Radio Erena : 22 April 2015
Today, the African Union Commission and the European Commission will hold their annual College-to-College meeting in Brussels. This is the biggest EU-Africa event of the year. Discussions will focus on development, migration, peace, security and democracy, and other topics of mutual interest.
Ahead of the event, European Commission President Jean-Claude Juncker said: “I am particularly pleased to welcome Chairperson Dr. Dlamini-Zuma and her colleagues to this first meeting with the Commission that took office in November.
We will build on the good progress made at last year’s EU-Africa summit and ensure our partnership continues to deliver results. The summit will also be the opportunity to put a renewed focus on our cooperation in the field of migration at what is a particularly challenging time for all of us. In the context of the ongoing crisis in Libya and the dramatic situation in the Mediterranean, we have to enhance cooperation with North African and Sub Saharan African countries to build migration and border management capacities, with the support of international organizations already active on the ground.”
The two Commissions work together as the engine of EU-Africa relations, collaborating in tackling challenges that the two continents are facing together. The topics of tomorrow’s discussions will include:
cooperation on the post 2015 agenda and climate change negotiations
1.intensifying a joint approach in dealing with the challenges of migration
2.promoting women’s contribution to economic growth and employment
3.supporting innovation, trade and investment, private sector, infrastructure and energy as engines of inclusive growth
4.joining efforts for sustainable agriculture, food and nutrition security
5.cooperating in tackling violent extremism in Somalia, in the Sahel and from Boko Haram in Nigeria and neighbouring countries
6.promoting peaceful democratic change through elections and respect of constitutions
Ahead of the meeting of colleges, a programme for building disaster resilience in sub-Saharan Africa (€80 million) will also be launched, during a signing ceremony chaired by EU Commissioner for International Cooperation and Development, Neven Mimica, with AU Commission Deputy Chairperson, Erastus Mwencha. The programme will put the AU Commission in the lead role for disaster risk reduction in the African continent.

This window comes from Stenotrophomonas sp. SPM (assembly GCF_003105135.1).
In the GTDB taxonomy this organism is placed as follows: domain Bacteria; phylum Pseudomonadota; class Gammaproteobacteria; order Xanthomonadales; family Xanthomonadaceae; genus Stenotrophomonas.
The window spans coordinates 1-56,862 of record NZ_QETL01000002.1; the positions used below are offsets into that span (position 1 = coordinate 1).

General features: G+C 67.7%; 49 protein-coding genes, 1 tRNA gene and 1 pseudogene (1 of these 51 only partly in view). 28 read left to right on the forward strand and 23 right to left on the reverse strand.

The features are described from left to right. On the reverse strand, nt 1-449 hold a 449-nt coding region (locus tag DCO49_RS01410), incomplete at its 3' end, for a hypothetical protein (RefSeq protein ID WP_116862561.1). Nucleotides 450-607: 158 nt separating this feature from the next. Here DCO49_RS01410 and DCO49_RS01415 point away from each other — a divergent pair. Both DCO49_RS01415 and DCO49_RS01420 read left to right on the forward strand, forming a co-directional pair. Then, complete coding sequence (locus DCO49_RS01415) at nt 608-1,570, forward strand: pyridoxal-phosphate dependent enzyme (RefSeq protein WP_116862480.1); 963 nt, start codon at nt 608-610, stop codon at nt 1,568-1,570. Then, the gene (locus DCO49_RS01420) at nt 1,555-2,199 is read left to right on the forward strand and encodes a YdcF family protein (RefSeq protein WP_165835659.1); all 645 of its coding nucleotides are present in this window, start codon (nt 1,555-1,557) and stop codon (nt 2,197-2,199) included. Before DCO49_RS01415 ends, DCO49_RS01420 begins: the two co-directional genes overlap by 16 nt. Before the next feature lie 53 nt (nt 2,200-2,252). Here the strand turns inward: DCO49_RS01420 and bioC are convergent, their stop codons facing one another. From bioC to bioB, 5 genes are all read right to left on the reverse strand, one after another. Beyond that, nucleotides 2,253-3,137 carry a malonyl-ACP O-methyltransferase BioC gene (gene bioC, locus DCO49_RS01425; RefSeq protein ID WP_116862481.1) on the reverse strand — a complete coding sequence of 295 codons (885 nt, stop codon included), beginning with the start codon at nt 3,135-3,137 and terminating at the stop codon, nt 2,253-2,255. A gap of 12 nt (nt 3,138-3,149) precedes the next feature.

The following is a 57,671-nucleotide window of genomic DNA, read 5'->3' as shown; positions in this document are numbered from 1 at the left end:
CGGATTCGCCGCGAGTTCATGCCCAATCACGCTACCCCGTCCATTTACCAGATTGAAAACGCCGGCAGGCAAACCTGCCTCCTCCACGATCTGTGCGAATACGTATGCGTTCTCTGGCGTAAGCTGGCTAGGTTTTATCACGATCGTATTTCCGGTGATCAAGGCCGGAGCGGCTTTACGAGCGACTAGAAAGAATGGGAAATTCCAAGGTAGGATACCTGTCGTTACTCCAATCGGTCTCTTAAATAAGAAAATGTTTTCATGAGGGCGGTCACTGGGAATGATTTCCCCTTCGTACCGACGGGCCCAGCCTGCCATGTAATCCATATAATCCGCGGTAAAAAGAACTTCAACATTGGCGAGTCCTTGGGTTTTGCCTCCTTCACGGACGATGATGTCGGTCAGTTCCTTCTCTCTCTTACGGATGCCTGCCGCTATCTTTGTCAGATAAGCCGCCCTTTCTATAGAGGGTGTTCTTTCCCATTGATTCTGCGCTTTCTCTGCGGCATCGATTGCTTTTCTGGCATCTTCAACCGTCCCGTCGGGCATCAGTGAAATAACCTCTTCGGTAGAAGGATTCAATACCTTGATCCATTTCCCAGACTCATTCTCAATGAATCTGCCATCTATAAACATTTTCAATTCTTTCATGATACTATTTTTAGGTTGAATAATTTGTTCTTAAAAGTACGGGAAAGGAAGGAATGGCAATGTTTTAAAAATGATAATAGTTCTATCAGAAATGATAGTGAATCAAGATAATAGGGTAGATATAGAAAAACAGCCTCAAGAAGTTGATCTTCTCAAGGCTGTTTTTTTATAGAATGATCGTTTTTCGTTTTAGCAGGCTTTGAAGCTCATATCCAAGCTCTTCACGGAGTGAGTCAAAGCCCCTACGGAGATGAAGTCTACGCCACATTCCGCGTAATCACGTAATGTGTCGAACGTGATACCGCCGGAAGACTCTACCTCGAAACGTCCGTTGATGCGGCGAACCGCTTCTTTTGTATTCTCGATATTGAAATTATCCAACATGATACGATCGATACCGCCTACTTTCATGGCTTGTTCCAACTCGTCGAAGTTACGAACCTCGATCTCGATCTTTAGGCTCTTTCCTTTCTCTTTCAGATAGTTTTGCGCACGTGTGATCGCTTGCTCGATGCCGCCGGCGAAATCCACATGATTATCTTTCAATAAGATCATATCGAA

The African Union (AU) Commission is chaired by Dr Dlamini-Zuma, who will attend this meeting together with seven AU Commissioners.
The annual College-to-College meetings are held to provide regular political guidance to the Africa-EU Partnership through political and policy dialogue, on an alternating basis in Brussels and Addis Ababa. The last meeting was held in April 2013 in Addis Ababa. No meeting took place in 2014 due to the organisation of the EU-Africa Summit in April 2014.
Africa-EU relations are framed by the Joint Africa-EU Strategy which was adopted at an EU-Africa Summit in Lisbon in 2007 and reaffirmed at last year’s Summit. A road map (2014-2017) implements the Strategy in five strategic areas for dialogue and cooperation: peace and security; democracy, good governance and human rights; human development; sustainable and inclusive development and growth and continental integration; global and emerging issues.
EU support to the AU institutions
The European Union collectively (EU and Member States) is the biggest contributor to the AU Commission, supporting more than 80% of its programme budget. The EU has been supporting continental integration efforts in Africa over the years. This includes an allocation of €1.6 billion for the African Peace Facility which is the main source that funds African peace and security efforts.
In addition, the European Commission launched the Pan-African instrument in 2014, the first ever EU programme in development and cooperation that covers Africa as a whole, which will also further increase our cooperation with the AU Commission. Amounting to a total of €845 million from 2014 to 2020, it will fund activities in a broad range of areas and offer new possibilities for the EU and Africa to work together. It will contribute, amongst others, to increased mobility on the African continent, better trade relations across regions and also better equip both continents for addressing trans-national and global challenges, such as migration and mobility, climate change or security.